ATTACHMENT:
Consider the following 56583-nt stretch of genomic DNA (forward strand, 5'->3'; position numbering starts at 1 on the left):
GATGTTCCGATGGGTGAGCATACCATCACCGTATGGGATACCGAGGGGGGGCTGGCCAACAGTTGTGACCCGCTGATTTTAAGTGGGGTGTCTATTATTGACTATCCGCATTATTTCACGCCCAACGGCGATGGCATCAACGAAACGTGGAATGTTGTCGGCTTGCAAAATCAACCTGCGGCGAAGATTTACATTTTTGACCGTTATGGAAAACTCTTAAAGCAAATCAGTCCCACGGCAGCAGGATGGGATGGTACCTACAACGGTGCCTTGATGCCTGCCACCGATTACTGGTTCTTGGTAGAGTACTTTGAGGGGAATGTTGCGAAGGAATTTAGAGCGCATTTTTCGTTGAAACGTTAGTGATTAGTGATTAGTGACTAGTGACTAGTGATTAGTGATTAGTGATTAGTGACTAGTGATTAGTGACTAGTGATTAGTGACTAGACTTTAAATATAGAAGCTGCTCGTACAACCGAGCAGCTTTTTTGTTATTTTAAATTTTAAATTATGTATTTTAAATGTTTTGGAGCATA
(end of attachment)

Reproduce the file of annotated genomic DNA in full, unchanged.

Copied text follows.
Consider the following 56583-nt stretch of genomic DNA (forward strand, 5'->3'; position numbering starts at 1 on the left):
GATGTTCCGATGGGTGAGCATACCATCACCGTATGGGATACCGAGGGGGGGCTGGCCAACAGTTGTGACCCGCTGATTTTAAGTGGGGTGTCTATTATTGACTATCCGCATTATTTCACGCCCAACGGCGATGGCATCAACGAAACGTGGAATGTTGTCGGCTTGCAAAATCAACCTGCGGCGAAGATTTACATTTTTGACCGTTATGGAAAACTCTTAAAGCAAATCAGTCCCACGGCAGCAGGATGGGATGGTACCTACAACGGTGCCTTGATGCCTGCCACCGATTACTGGTTCTTGGTAGAGTACTTTGAGGGGAATGTTGCGAAGGAATTTAGAGCGCATTTTTCGTTGAAACGTTAGTGATTAGTGATTAGTGACTAGTGACTAGTGATTAGTGATTAGTGATTAGTGACTAGTGATTAGTGACTAGTGATTAGTGACTAGACTTTAAATATAGAAGCTGCTCGTACAACCGAGCAGCTTTTTTGTTATTTTAAATTTTAAATTATGTATTTTAAATGTTTTGGAGCATA